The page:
The ZaReason MediaBox 4220 arrived in its APEX MI-100 box, which serves as the chassis for this unit being a mini-ITX enclosure that measures up to about 30 x 22 x 13 cm and is made of steel. This though is not a completely stock chassis with ZaReason having their logo engraved into the front panel. There is also an Ubuntu sticker on the front. Ideally, we would love to see a SilverStone chassis since they have made some of the best computer cases we have seen, but the APEX MI-100 is decent.
Included with the computer was the Zotac motherboard manual, a copy of Ubuntu 10.04 LTS 32-bit, an eVGA graphics card manual, and various peripherals normally included with the motherboard (dongles, WiFi antennas, extra Serial ATA cables, etc). We received an eVGA graphics card manual but in fact, our review unit had integrated graphics with the CPU/motherboard and the lone expansion slot was occupied with a TV tuner card. ZaReason also includes a screwdriver with every PC it ships as a sign you can open up your computer case, tinker around, and change any hardware without voiding the ZaReason warranty.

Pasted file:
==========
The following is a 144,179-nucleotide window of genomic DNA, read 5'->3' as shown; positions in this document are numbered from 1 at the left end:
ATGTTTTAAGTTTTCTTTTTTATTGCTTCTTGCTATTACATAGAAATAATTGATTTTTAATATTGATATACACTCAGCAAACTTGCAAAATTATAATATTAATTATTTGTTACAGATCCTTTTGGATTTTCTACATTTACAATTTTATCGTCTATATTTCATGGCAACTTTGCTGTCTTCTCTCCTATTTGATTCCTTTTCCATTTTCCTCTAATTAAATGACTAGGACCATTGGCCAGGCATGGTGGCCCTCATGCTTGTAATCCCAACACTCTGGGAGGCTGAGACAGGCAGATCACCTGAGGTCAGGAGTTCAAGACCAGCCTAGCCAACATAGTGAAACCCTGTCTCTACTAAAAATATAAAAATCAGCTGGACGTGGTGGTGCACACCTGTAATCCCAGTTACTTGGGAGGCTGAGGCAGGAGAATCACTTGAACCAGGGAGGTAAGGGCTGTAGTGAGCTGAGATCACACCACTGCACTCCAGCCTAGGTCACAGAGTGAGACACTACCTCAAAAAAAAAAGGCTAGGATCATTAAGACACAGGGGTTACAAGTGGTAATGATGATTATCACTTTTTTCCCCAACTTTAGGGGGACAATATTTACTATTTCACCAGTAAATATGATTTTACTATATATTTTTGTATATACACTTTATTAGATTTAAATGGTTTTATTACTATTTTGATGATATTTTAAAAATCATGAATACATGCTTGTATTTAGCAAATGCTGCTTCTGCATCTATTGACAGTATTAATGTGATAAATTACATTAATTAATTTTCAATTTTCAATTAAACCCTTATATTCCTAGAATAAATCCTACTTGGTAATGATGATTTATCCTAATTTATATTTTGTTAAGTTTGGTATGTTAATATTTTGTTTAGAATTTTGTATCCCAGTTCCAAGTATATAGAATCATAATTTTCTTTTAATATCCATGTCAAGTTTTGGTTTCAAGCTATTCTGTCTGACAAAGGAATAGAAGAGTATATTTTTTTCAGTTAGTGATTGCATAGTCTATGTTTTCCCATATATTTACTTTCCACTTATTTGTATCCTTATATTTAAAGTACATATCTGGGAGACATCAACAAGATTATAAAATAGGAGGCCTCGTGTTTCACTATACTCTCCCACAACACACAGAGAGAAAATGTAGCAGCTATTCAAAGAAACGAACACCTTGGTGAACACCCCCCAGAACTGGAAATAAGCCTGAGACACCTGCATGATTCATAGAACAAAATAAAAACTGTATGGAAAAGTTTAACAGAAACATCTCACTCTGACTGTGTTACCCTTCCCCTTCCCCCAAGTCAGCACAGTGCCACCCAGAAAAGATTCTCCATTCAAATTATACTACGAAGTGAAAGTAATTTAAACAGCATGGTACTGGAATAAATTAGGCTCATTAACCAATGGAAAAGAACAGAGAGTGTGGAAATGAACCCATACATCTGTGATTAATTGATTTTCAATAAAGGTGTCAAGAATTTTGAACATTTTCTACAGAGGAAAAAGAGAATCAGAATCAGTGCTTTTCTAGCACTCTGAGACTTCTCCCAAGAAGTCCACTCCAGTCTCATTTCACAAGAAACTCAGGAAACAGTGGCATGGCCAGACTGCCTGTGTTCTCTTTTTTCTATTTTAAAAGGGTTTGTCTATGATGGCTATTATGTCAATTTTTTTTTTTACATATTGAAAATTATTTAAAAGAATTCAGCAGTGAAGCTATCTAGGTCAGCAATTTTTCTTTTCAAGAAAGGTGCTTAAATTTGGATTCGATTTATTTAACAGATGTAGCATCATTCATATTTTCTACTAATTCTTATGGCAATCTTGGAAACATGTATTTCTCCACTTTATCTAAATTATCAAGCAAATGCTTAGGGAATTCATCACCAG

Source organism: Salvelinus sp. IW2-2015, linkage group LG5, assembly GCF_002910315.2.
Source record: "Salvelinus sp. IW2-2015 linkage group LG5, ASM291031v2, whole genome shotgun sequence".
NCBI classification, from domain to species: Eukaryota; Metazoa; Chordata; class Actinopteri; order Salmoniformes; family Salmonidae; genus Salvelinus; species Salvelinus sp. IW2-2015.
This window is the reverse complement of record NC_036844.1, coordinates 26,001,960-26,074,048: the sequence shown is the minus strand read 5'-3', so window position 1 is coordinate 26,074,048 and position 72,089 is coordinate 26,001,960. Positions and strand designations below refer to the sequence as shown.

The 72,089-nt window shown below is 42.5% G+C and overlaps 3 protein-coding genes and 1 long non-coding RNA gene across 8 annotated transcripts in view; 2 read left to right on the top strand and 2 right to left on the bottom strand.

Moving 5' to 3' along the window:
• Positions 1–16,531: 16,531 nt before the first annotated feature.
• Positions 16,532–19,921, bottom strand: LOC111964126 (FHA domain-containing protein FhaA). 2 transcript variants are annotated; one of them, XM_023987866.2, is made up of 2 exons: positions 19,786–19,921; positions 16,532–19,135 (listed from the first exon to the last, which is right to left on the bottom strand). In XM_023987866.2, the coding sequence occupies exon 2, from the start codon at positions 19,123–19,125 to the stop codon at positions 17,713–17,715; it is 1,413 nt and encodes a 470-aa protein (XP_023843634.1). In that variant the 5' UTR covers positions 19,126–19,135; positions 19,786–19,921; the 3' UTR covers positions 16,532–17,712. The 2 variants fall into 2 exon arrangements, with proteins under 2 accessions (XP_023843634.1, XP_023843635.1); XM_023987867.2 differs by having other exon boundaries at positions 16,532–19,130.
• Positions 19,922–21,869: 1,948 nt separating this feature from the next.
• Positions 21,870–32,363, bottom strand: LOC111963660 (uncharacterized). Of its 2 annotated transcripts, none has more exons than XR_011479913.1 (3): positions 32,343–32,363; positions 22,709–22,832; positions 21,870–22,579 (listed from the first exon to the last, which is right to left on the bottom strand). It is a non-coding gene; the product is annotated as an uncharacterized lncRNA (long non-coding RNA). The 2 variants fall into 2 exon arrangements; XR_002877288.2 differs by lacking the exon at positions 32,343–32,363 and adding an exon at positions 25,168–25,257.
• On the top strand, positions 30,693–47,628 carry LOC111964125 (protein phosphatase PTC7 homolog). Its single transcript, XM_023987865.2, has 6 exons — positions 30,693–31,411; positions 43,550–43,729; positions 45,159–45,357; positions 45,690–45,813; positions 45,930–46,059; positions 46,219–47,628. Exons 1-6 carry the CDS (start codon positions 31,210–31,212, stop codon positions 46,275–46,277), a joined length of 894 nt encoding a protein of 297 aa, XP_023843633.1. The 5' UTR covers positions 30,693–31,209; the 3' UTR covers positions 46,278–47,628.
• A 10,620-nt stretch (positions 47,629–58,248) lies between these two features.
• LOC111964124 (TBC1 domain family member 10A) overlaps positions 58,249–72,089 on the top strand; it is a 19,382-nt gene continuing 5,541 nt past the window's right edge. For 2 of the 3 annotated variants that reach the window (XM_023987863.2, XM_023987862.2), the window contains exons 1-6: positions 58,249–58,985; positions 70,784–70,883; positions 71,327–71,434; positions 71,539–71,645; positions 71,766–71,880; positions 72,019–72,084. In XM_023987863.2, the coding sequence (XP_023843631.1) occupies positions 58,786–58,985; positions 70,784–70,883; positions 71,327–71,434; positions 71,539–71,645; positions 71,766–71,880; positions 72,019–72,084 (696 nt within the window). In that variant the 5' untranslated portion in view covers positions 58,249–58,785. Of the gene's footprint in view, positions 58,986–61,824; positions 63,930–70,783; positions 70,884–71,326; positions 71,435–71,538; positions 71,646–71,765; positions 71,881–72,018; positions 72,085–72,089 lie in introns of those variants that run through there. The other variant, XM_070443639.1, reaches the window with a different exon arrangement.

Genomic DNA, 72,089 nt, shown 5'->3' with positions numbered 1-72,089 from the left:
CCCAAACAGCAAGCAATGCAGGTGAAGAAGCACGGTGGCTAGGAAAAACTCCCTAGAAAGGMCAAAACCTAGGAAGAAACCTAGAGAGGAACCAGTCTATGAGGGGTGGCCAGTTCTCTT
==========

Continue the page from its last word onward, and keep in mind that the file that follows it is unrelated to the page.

Our review unit for the MediaBox 4220 consisted of an Intel Core i3 530 CPU, a Zotac H55-ITX WiFi motherboard, 2GB of system memory, a 320GB Hitachi HDP72503 motherboard, Intel Core IGP graphics, and a Hauppauge WinTV-HVR-1250 capture card. To no surprise coming from ZaReason, all of the hardware worked on Ubuntu 10.04 LTS without issues. For reference, included in this article are a few simple tests of this Core i5 media center PC compared to the ASRock Core 100HT and ASRock Vision 3D NetTop systems. The hardware's different as to get an idea for how these different media-oriented PCs perform that commonly carry the Core i3 and Core i5 CPUs when not using Atom hardware.